Thursday’s ad is another one for the Pennsylvania State Brewers Association, from 1917, No. 97 in series they did from 1915-17 called “Facts Versus Fallacies.” I have no idea how many were done but some of the them are numbered into low triple digits, suggesting there were a lot of them, all in an effort to stop Prohibition from happening and win over support for beer. This ad, marked “97,” is about two things, the revenue lost from closing saloons and how it would lead to illegal speakeasys. There was already proof of that, as the few New England states that had already imposed a state prohibition have seen just that occur, and in fact a couple of them quickly repealed them as being “impracticable.” And in 1913, taxes on alcohol accounted for 48.68% of the “total revenue of the government.” And indeed, the industry honestly believed that politicians would not vote for a national prohibition because of how much money they paid into it, but income tax became permanent in 1913, and that balance began to shift, allowing the federal government to not worry too much about the loss of revenue from prohibition. At least not until the depression.

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Beer In Ads #1852: Facts Versus Fallacies #93


Wednesday’s ad is another one for the Pennsylvania State Brewers Association, from 1916, No. 93 in series they did from 1915-17 called “Facts Versus Fallacies.” I have no idea how many were done but some of the them are numbered into low triple digits, suggesting there were a lot of them, all in an effort to stop Prohibition from happening and win over support for beer. This ad, marked “93,” is about the prohibitionist claims that drunkenness is ruining marriages and the leading cause of divorce. Like almost everything they sue to promote their cause, it’s exaggerated to suit their aims, much like today’s anti-alcohol organizations. In the ad, statistics available for 1914 from the city of Chicago clearly show that while there are relationships ruined by one of the parties’ overindulging, it’s in far less numbers than the prohibitionists argue. In fact, for Chicago, of the four leading causes of divorce, drunkenness is last and is just 1.5% of the total.

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Beer In Ads #1851: Facts Versus Fallacies #92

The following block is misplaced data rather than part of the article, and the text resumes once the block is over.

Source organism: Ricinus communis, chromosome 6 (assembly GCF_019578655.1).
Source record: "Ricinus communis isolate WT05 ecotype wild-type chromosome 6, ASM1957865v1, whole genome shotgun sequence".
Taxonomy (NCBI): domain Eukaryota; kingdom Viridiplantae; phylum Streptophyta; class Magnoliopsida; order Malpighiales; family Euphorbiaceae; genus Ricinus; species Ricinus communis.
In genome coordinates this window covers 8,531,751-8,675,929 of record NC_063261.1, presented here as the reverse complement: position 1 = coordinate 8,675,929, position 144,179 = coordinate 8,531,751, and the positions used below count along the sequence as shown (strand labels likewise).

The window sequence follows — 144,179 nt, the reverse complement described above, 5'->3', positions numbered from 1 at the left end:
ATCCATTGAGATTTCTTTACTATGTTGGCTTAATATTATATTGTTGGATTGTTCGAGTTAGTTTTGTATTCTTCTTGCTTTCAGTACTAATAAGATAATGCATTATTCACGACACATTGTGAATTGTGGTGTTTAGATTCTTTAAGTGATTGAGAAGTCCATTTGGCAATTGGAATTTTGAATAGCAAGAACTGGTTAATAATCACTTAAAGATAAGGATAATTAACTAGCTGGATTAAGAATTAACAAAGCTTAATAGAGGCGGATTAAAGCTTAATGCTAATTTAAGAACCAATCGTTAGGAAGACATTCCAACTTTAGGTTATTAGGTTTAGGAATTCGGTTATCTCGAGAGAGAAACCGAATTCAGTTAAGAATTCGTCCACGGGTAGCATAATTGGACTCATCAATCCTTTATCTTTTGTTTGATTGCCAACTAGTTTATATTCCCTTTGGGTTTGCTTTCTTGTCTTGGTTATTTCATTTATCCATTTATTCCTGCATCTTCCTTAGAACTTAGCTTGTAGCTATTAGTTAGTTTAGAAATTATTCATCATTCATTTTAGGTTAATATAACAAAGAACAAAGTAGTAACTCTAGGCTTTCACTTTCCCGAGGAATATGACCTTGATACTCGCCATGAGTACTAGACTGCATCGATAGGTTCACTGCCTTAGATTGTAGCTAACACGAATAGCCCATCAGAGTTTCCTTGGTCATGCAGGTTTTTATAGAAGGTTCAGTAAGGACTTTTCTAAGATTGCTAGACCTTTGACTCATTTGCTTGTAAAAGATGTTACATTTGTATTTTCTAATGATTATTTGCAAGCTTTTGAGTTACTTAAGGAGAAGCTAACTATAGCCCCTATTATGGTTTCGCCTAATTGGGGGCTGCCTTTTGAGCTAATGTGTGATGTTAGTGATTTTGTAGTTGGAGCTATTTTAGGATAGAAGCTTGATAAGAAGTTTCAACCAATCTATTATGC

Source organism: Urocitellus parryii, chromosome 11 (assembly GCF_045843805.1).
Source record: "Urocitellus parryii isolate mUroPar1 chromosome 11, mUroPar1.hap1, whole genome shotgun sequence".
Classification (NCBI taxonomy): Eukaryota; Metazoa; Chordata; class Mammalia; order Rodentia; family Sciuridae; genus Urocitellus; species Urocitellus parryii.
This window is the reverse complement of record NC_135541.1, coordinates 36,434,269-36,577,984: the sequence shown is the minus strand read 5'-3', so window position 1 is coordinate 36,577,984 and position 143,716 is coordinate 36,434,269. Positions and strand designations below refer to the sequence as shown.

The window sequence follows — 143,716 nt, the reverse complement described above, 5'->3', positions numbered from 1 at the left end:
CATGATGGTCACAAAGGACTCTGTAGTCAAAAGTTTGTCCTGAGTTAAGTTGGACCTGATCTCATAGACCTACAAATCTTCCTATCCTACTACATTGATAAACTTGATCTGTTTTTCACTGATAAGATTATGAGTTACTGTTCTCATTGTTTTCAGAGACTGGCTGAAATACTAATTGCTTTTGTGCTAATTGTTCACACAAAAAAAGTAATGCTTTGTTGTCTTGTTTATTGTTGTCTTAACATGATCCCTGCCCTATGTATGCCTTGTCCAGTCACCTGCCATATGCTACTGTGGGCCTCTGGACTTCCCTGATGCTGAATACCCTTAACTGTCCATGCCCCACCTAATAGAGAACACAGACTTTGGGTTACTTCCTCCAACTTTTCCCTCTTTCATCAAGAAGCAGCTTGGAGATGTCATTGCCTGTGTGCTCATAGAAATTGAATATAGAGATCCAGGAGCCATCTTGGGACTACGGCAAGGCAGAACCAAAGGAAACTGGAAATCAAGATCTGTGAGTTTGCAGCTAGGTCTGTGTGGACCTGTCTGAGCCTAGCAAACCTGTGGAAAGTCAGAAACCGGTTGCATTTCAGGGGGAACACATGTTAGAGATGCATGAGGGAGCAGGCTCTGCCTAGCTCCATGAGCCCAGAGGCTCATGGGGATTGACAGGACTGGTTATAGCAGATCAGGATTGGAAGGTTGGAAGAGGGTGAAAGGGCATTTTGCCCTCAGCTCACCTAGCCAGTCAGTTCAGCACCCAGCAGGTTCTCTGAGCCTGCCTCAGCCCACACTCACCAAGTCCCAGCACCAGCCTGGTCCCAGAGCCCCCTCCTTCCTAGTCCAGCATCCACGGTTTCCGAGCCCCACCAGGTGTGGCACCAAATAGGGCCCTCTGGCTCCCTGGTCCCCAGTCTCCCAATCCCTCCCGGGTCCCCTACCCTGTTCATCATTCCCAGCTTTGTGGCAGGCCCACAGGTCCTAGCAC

Tuesday’s ad is another one for the Pennsylvania State Brewers Association, from 1916, No. 92 in series they did from 1915-17 called “Facts Versus Fallacies.” I have no idea how many were done but some of the them are numbered into low triple digits, suggesting there were a lot of them, all in an effort to stop Prohibition from happening and win over support for beer. This ad, marked “92,” is about who was for and against prohibition. According to the ad, it was the working man, and labor organizations, who were steadfastly against taking away their after-work beer. Samuel Gompers, the president of the AFL at the time, is quoted. “I have see more Real Drunkenness in “DRY” States than any other place in the world.” He recounts that traveling the country for work it was evident everywhere he looked that prohibition was a bad idea and would not work.

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Beer In Ads #1850: Facts Versus Fallacies #91


Monday’s ad is another one for the Pennsylvania State Brewers Association, from 1916, No. 91 in series they did from 1915-17 called “Facts Versus Fallacies.” I have no idea how many were done but some of the them are numbered into low triple digits, suggesting there were a lot of them, all in an effort to stop Prohibition from happening and win over support for beer. This ad, marked “91,” is about a problem still with us today, which is that the anti-alcohol organizations paint everyone involved in the alcohol trade with the same broad brush and believe every one of us to be pure evil. But as the ad reminds them, “There are Good and Bad People in Every Business and Profession” and “The Good Saloons far Outnumber the Bad Ones.” That this is true should be obvious, but there are still people today who believe that one drop of alcohol can turn you into an alcoholic, and you can thank fanaticism and propaganda by prohibitionists for that.

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Beer In Ads #1849: Facts Versus Fallacies #90


Sunday’s ad is another one for the Pennsylvania State Brewers Association, from 1916, No. 90 in series they did from 1915-17 called “Facts Versus Fallacies.” I have no idea how many were done but some of the them are numbered into low triple digits, suggesting there were a lot of them, all in an effort to stop Prohibition from happening and win over support for beer. This ad, marked “90,” is about King George, the king of England, who apparently had a riding accident. He recovered, but it took some time, and one of the things that he was prescribed to help him get better was a daily amount of alcohol, which they referred to as “a little stimulant daily during convalescence.” This story is told to drive home the point that drinking isn’t the problem, over-drinking is what’s leading people to agitate for a prohibition. As a sign on the ad declares: “Moderate Drinkers Are The TRUE Disciples of Temperance.” I’m not sure why that slogan didn’t catch on.